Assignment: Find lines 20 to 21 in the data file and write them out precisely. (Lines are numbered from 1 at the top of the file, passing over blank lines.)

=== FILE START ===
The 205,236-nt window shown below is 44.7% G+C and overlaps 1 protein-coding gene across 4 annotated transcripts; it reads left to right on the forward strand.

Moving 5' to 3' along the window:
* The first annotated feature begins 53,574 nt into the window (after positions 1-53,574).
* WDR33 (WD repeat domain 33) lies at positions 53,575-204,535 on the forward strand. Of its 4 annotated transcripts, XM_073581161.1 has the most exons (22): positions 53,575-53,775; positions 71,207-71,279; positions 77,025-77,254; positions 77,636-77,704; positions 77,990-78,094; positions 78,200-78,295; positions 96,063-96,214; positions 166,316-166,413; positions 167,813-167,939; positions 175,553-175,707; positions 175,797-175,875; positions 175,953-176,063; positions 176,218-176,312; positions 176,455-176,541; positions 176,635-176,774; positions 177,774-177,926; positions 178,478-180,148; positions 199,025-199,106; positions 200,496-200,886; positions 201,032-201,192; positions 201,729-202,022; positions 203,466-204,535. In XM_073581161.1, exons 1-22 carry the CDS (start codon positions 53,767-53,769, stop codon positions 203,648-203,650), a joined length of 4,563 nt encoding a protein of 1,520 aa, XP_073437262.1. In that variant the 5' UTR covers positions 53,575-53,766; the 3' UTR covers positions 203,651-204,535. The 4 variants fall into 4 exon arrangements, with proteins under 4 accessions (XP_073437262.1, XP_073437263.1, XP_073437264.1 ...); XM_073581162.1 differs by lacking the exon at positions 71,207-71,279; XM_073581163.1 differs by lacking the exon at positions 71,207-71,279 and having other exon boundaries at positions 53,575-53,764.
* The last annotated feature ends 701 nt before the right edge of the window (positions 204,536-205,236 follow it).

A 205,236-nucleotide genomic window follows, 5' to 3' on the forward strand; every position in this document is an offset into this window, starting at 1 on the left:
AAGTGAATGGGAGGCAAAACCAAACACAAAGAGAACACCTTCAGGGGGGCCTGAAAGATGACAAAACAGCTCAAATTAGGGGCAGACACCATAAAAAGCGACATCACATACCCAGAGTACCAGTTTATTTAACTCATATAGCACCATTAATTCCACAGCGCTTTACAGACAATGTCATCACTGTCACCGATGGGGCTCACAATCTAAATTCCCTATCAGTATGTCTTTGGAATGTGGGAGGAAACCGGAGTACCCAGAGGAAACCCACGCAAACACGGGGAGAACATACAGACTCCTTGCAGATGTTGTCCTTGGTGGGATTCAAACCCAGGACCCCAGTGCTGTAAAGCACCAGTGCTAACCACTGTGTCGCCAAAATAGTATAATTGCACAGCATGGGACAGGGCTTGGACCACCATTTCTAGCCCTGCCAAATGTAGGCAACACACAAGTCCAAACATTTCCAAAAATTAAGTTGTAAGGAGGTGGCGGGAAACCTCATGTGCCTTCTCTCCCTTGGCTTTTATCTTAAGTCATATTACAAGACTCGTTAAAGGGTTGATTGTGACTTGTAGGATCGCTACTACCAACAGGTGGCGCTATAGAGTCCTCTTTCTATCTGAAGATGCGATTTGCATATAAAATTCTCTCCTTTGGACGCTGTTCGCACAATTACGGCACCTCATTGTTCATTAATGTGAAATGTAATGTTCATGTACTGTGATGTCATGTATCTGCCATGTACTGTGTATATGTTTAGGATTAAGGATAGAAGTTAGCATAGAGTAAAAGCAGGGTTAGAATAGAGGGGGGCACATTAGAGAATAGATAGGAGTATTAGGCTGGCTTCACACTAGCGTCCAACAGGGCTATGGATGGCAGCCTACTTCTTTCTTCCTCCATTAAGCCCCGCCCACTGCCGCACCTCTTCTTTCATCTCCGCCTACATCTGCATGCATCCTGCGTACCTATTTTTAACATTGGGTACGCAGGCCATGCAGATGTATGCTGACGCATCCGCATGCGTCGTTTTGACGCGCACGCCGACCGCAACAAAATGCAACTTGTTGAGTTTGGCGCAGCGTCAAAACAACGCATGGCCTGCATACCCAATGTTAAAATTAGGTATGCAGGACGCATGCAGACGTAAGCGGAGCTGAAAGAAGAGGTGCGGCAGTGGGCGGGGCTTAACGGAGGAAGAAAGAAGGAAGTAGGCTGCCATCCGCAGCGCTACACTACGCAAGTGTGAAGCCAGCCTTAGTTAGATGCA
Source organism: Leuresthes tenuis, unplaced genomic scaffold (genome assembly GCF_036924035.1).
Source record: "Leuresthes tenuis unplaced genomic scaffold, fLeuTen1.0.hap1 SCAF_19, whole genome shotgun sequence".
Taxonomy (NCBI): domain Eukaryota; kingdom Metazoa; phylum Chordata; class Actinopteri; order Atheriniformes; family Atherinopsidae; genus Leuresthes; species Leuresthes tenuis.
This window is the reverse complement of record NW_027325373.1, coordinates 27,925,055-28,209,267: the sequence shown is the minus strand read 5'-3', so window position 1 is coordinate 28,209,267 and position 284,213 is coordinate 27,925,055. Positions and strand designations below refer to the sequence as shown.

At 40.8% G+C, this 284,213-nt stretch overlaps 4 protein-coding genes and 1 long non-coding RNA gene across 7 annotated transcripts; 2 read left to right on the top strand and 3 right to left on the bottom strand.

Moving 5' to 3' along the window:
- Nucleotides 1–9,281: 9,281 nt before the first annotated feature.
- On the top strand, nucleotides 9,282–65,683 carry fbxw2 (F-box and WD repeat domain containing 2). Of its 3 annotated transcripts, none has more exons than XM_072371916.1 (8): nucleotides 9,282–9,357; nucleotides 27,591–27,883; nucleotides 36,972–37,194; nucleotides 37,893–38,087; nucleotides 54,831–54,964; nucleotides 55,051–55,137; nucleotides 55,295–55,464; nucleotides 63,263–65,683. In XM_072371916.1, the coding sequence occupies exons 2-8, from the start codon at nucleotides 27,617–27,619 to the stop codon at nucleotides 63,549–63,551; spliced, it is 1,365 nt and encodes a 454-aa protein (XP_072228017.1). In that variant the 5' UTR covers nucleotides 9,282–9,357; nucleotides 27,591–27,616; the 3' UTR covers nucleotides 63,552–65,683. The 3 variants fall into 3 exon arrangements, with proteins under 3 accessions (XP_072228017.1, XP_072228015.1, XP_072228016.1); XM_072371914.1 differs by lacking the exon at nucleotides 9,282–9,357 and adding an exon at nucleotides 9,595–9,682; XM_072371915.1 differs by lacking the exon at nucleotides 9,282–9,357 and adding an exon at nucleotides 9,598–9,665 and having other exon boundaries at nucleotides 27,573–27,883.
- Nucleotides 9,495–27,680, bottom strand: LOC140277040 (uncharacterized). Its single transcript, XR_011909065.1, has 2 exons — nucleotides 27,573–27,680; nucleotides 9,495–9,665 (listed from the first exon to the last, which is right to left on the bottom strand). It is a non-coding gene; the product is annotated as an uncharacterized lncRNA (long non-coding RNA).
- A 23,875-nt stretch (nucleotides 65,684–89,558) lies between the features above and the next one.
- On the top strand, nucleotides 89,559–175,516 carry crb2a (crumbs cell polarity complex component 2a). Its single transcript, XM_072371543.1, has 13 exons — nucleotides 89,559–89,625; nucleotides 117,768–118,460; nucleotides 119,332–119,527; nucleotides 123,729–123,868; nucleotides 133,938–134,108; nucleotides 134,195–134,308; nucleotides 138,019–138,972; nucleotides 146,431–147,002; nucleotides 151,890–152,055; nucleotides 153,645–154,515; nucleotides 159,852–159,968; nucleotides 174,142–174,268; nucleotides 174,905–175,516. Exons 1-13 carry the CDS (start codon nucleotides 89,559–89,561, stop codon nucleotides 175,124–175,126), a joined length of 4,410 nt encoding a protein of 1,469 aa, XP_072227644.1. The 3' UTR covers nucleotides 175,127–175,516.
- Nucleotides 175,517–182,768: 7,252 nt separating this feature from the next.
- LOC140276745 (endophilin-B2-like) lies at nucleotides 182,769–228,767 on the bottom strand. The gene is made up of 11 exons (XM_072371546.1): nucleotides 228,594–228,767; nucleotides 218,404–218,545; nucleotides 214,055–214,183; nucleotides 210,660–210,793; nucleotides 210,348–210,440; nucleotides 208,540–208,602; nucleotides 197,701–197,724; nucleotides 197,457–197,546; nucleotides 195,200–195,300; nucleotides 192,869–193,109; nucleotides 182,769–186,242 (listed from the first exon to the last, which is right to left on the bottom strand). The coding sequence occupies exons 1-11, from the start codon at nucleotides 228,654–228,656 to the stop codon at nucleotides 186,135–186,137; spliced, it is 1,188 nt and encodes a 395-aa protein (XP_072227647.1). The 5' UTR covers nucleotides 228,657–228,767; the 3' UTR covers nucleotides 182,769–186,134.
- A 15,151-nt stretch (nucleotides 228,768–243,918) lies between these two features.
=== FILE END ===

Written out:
- LOC140276745 (endophilin-B2-like) lies at nucleotides 182,769–228,767 on the bottom strand. The gene is made up of 11 exons (XM_072371546.1): nucleotides 228,594–228,767; nucleotides 218,404–218,545; nucleotides 214,055–214,183; nucleotides 210,660–210,793; nucleotides 210,348–210,440; nucleotides 208,540–208,602; nucleotides 197,701–197,724; nucleotides 197,457–197,546; nucleotides 195,200–195,300; nucleotides 192,869–193,109; nucleotides 182,769–186,242 (listed from the first exon to the last, which is right to left on the bottom strand). The coding sequence occupies exons 1-11, from the start codon at nucleotides 228,654–228,656 to the stop codon at nucleotides 186,135–186,137; spliced, it is 1,188 nt and encodes a 395-aa protein (XP_072227647.1). The 5' UTR covers nucleotides 228,657–228,767; the 3' UTR covers nucleotides 182,769–186,134.
- A 15,151-nt stretch (nucleotides 228,768–243,918) lies between these two features.